The Legacy of Grambs Aronson

Picture of Grambs Aronson
Cartooning with a Conscience:

The annual Grambs Aronson Award for Cartooning with a Conscience honors satiric graphic art that shows distinction in some combination of the following features:

  • Creative mastery of traditional artistic technique
  • Coherent, compassionate, consistent social vision
  • Inventive comic narrative
  • Innovation in forms or media of cartooning.

The contest is open to editorial cartooning and graphic topical satire, including animations, that has appeared in print or digital media during the year preceding the contest. Entrants should submit a portfolio of their best work, maximum 10 pieces. See the entry form for contest fees, payment arrangements, and submission instructions.


The James Aronson Award for Social Justice Journalism moved to recognize editorial cartooning in 1998 at the suggestion of Grambs Aronson, James Aronson’s widow, one of the founders of the Aronson print journalism award, and long its guiding spirit.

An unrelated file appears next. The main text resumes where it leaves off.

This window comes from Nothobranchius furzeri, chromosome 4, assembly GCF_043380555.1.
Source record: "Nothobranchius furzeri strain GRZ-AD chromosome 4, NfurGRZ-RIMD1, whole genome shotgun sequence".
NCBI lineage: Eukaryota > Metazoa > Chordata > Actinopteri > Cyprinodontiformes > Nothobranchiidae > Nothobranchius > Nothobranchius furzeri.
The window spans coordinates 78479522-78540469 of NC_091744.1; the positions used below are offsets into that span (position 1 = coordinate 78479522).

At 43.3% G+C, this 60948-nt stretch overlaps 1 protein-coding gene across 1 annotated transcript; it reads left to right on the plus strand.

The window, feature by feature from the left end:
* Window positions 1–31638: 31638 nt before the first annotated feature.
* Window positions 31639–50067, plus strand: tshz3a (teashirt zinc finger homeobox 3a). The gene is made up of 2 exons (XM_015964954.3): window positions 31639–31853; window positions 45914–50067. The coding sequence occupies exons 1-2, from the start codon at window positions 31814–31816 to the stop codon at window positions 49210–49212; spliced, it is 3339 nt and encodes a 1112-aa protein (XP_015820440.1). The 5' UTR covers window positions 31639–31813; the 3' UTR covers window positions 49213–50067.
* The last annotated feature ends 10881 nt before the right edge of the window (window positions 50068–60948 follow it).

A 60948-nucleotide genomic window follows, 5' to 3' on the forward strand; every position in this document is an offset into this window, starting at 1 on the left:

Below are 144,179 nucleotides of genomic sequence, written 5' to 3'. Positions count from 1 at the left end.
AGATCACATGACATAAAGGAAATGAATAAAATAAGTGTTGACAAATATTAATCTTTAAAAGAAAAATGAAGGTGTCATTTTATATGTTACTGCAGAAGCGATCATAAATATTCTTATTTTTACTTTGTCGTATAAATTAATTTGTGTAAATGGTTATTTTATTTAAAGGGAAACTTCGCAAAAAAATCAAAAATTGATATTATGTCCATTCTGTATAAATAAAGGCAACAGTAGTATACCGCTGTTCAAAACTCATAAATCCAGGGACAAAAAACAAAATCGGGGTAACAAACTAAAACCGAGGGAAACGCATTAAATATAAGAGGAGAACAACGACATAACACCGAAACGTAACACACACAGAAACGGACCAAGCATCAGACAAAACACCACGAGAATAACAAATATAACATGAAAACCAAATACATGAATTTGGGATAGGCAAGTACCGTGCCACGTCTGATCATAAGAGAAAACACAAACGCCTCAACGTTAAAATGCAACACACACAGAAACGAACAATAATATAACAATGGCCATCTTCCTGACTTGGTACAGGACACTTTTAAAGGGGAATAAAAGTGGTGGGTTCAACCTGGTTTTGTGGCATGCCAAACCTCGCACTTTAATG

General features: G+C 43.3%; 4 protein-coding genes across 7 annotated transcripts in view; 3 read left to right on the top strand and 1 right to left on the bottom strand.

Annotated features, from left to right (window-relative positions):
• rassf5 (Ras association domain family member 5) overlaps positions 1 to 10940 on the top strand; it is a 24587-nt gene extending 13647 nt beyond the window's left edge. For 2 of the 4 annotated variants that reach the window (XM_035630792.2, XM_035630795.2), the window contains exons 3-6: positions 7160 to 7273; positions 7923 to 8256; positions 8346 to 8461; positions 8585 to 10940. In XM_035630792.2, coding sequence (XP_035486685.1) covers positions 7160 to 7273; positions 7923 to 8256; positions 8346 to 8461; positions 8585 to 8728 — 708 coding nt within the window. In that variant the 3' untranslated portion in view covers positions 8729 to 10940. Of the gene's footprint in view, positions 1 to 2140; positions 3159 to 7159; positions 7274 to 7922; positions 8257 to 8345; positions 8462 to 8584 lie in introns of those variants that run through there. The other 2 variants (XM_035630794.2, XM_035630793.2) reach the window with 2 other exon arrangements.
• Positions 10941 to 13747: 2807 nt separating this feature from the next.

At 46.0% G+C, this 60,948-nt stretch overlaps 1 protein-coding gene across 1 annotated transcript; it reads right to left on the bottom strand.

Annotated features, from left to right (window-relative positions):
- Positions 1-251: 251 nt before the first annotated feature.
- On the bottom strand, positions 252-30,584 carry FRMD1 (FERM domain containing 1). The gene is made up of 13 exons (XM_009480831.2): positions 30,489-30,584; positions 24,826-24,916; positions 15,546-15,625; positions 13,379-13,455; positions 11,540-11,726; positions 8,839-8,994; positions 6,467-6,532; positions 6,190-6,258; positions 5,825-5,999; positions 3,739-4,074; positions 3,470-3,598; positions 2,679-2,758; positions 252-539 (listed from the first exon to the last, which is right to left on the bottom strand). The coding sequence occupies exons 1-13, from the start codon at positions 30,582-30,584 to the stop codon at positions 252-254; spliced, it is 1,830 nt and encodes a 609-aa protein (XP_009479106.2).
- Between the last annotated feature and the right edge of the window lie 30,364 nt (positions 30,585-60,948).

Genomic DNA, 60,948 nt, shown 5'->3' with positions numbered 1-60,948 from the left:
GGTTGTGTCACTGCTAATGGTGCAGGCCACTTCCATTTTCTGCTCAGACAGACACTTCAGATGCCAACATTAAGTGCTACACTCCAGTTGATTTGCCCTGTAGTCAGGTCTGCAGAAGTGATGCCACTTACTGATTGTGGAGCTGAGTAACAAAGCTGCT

In prompting the committee to recognize outstanding work in this rich form of social commentary, Grambs Aronson was drawing from two strands in her own career in art – socially conscious illustration (during the depression, she was the youngest artist hired by the federal Works Project Administration to illuminate social problems in monthly lithographs and etchings) and sensitive, finely wrought prints of subjects from nature.

In the wake of Grambs’s death on March 12, 2010 at the age of 94, the awards committee renamed the prize “The Grambs Aronson Award for Cartooning with a Conscience” and resolved to expand the reach of the award by calling publicly for entries.

The award is presented each Spring at Hunter College of the City University of New York.

Grambs’ Work:

Biography (PDF)